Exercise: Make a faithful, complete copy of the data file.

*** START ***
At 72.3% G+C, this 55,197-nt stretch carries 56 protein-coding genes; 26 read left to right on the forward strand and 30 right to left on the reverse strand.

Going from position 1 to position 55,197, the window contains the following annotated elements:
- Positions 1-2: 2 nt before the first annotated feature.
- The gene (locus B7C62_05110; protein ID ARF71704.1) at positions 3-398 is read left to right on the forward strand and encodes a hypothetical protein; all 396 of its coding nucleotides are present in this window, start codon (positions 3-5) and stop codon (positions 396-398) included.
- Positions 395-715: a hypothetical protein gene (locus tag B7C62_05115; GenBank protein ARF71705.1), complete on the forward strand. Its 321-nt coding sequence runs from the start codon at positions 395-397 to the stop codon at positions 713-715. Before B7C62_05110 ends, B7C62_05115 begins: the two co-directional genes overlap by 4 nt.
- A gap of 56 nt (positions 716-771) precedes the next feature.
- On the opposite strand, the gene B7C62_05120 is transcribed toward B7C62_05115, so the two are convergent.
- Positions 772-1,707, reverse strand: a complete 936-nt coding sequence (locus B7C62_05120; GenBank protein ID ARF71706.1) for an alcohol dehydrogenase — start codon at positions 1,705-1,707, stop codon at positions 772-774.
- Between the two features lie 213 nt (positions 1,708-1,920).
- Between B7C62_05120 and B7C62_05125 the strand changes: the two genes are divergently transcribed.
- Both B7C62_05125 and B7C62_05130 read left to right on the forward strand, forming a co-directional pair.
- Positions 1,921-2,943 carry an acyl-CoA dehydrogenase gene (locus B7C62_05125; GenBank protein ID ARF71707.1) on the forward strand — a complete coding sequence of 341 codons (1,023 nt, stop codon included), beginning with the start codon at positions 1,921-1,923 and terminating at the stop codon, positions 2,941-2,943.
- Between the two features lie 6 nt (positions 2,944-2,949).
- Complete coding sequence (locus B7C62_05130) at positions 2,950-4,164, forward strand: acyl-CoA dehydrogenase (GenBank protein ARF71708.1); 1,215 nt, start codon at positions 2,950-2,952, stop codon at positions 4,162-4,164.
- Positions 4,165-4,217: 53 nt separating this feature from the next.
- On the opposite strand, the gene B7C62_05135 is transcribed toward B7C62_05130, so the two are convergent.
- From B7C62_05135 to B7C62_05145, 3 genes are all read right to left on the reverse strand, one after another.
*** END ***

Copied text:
At 72.3% G+C, this 55,197-nt stretch carries 56 protein-coding genes; 26 read left to right on the forward strand and 30 right to left on the reverse strand.

Going from position 1 to position 55,197, the window contains the following annotated elements:
- Positions 1-2: 2 nt before the first annotated feature.
- The gene (locus B7C62_05110; protein ID ARF71704.1) at positions 3-398 is read left to right on the forward strand and encodes a hypothetical protein; all 396 of its coding nucleotides are present in this window, start codon (positions 3-5) and stop codon (positions 396-398) included.
- Positions 395-715: a hypothetical protein gene (locus tag B7C62_05115; GenBank protein ARF71705.1), complete on the forward strand. Its 321-nt coding sequence runs from the start codon at positions 395-397 to the stop codon at positions 713-715. Before B7C62_05110 ends, B7C62_05115 begins: the two co-directional genes overlap by 4 nt.
- A gap of 56 nt (positions 716-771) precedes the next feature.
- On the opposite strand, the gene B7C62_05120 is transcribed toward B7C62_05115, so the two are convergent.
- Positions 772-1,707, reverse strand: a complete 936-nt coding sequence (locus B7C62_05120; GenBank protein ID ARF71706.1) for an alcohol dehydrogenase — start codon at positions 1,705-1,707, stop codon at positions 772-774.
- Between the two features lie 213 nt (positions 1,708-1,920).
- Between B7C62_05120 and B7C62_05125 the strand changes: the two genes are divergently transcribed.
- Both B7C62_05125 and B7C62_05130 read left to right on the forward strand, forming a co-directional pair.
- Positions 1,921-2,943 carry an acyl-CoA dehydrogenase gene (locus B7C62_05125; GenBank protein ID ARF71707.1) on the forward strand — a complete coding sequence of 341 codons (1,023 nt, stop codon included), beginning with the start codon at positions 1,921-1,923 and terminating at the stop codon, positions 2,941-2,943.
- Between the two features lie 6 nt (positions 2,944-2,949).
- Complete coding sequence (locus B7C62_05130) at positions 2,950-4,164, forward strand: acyl-CoA dehydrogenase (GenBank protein ARF71708.1); 1,215 nt, start codon at positions 2,950-2,952, stop codon at positions 4,162-4,164.
- Positions 4,165-4,217: 53 nt separating this feature from the next.
- On the opposite strand, the gene B7C62_05135 is transcribed toward B7C62_05130, so the two are convergent.
- From B7C62_05135 to B7C62_05145, 3 genes are all read right to left on the reverse strand, one after another.